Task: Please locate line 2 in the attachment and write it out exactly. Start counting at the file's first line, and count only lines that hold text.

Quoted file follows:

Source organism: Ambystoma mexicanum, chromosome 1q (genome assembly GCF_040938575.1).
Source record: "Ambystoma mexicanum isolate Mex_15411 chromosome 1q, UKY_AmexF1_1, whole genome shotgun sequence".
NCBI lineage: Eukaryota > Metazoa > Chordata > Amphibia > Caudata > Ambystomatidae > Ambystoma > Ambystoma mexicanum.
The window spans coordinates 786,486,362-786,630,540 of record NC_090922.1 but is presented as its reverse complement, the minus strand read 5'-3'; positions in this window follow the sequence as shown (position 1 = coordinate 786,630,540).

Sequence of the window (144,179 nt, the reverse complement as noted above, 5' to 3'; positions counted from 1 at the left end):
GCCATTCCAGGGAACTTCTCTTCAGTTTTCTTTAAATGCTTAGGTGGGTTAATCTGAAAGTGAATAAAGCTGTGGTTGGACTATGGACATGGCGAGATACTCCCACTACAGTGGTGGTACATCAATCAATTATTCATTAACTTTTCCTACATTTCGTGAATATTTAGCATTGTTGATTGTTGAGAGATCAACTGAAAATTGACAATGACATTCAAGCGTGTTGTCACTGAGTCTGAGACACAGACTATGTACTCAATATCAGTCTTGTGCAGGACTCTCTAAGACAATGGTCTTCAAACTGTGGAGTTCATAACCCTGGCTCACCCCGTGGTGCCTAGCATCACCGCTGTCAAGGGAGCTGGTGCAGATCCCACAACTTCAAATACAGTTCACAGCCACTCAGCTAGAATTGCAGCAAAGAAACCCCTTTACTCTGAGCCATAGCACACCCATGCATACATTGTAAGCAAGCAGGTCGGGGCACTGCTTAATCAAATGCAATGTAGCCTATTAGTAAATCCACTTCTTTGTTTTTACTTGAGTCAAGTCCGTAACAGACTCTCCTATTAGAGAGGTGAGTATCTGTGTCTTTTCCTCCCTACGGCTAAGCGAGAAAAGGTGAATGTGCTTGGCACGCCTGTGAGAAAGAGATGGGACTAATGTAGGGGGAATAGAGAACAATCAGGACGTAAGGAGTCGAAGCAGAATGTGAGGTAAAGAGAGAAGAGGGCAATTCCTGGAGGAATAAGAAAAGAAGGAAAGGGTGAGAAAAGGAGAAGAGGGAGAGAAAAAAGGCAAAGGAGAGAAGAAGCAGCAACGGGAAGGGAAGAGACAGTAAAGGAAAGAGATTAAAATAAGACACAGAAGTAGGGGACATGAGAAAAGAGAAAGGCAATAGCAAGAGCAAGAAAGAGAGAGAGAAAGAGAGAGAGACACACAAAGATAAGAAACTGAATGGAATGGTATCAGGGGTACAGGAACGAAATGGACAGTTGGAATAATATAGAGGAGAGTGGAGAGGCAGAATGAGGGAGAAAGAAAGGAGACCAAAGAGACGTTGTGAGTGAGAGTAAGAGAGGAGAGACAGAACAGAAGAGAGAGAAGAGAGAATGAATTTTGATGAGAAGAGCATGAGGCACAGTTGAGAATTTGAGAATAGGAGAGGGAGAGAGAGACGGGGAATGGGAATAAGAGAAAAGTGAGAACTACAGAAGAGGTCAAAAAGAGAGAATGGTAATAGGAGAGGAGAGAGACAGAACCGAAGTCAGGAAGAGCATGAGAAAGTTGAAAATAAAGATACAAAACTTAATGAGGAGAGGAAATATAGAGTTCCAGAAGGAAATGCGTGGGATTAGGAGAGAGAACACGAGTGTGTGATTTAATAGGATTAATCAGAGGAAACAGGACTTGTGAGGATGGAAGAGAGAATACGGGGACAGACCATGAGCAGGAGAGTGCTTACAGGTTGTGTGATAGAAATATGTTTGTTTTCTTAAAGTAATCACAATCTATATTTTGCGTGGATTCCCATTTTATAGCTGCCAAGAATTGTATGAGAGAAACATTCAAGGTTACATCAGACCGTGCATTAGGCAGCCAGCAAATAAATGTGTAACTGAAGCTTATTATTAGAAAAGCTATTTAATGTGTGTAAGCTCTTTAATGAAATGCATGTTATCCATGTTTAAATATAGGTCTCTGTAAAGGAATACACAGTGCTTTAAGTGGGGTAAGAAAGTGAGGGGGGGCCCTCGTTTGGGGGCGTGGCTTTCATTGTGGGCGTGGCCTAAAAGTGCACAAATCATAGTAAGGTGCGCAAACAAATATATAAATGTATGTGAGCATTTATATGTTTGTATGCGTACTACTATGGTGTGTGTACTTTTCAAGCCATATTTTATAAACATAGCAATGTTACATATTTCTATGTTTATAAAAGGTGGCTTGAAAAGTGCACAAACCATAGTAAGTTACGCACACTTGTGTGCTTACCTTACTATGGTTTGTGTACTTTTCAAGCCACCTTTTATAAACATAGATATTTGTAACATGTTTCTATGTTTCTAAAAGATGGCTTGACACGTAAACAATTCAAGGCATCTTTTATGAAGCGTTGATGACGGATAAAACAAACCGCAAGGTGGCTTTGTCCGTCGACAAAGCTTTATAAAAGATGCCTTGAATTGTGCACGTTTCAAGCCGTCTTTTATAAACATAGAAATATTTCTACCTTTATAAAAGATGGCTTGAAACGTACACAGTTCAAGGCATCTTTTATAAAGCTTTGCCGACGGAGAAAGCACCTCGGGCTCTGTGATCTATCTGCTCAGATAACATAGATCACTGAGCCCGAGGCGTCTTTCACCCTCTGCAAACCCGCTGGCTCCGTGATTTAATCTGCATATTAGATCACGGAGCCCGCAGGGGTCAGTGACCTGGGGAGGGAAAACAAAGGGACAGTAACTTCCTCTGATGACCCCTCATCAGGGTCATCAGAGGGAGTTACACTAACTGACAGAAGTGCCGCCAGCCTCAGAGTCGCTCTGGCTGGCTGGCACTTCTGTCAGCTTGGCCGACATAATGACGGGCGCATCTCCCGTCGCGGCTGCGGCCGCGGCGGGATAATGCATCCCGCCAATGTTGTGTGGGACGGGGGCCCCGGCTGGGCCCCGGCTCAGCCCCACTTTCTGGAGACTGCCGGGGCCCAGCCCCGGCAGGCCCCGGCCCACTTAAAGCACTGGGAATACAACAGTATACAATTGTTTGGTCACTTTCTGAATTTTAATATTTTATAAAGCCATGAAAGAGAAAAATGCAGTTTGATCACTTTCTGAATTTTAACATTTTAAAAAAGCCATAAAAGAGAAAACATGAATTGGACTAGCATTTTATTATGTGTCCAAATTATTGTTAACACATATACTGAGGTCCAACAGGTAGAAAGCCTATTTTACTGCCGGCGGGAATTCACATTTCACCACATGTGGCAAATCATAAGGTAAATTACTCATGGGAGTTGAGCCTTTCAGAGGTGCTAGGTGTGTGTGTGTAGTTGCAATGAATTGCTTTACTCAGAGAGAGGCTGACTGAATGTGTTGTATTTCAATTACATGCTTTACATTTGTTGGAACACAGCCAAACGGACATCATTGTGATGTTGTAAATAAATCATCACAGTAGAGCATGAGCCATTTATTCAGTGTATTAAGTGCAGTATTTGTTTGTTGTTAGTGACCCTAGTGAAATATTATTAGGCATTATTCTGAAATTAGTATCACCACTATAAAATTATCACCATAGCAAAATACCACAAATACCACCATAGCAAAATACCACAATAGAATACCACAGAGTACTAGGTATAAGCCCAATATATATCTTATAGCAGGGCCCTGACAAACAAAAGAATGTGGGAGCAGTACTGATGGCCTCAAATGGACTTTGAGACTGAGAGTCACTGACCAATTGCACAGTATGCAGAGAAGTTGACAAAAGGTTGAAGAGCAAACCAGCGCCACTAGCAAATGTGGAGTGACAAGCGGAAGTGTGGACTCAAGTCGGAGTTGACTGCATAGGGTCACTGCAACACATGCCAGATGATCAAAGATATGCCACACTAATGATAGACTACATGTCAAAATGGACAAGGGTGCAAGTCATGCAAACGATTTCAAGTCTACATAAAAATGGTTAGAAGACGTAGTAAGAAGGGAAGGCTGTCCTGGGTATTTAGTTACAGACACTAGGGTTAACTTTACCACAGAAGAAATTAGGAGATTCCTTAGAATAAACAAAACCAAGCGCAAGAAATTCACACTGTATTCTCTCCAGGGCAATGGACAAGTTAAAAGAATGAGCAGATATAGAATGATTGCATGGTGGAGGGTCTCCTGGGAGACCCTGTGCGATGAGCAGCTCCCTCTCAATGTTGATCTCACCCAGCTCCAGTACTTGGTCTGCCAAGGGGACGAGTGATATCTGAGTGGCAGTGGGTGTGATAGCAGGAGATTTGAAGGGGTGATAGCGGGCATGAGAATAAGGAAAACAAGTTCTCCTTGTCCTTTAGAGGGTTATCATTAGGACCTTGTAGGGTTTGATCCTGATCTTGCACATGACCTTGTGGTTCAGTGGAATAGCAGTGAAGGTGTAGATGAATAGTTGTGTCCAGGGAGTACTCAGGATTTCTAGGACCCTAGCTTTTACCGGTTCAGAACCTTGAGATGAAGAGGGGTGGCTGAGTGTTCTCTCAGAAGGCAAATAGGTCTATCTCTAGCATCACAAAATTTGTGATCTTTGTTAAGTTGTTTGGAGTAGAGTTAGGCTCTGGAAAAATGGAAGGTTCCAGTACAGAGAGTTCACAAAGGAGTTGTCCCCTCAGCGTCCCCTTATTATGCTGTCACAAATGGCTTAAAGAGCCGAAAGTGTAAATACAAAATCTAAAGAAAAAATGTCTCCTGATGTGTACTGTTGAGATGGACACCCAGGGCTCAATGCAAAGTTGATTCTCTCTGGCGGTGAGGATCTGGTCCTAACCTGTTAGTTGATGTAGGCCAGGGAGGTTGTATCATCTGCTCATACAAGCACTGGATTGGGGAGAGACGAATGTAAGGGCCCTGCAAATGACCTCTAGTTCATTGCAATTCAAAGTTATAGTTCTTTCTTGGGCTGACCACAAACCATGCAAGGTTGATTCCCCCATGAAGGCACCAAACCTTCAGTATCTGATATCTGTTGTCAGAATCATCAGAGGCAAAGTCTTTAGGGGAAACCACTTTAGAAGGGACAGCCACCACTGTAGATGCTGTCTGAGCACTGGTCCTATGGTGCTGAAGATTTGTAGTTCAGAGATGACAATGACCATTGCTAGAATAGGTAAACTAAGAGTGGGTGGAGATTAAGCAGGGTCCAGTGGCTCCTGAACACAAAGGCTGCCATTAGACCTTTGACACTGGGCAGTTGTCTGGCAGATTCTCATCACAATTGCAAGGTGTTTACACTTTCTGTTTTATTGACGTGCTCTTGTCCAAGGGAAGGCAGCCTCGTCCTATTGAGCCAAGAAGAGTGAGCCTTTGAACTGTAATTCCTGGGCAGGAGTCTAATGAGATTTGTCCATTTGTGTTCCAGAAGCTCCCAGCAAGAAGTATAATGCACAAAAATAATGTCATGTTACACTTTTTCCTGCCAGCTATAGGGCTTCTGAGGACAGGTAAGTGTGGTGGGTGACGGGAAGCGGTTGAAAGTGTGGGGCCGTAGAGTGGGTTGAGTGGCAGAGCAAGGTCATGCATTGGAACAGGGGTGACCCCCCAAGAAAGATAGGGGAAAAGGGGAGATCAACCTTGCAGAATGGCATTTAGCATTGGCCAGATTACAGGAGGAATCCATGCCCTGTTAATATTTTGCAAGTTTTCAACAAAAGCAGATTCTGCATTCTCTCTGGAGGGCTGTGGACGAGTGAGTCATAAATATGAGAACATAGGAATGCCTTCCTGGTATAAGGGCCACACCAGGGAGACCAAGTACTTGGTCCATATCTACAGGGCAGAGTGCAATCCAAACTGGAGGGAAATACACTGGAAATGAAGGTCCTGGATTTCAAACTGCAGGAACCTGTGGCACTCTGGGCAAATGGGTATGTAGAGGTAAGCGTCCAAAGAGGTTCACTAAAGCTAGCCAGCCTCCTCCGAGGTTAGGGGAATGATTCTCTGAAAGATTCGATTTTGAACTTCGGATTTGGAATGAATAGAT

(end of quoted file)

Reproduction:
Source record: "Ambystoma mexicanum isolate Mex_15411 chromosome 1q, UKY_AmexF1_1, whole genome shotgun sequence".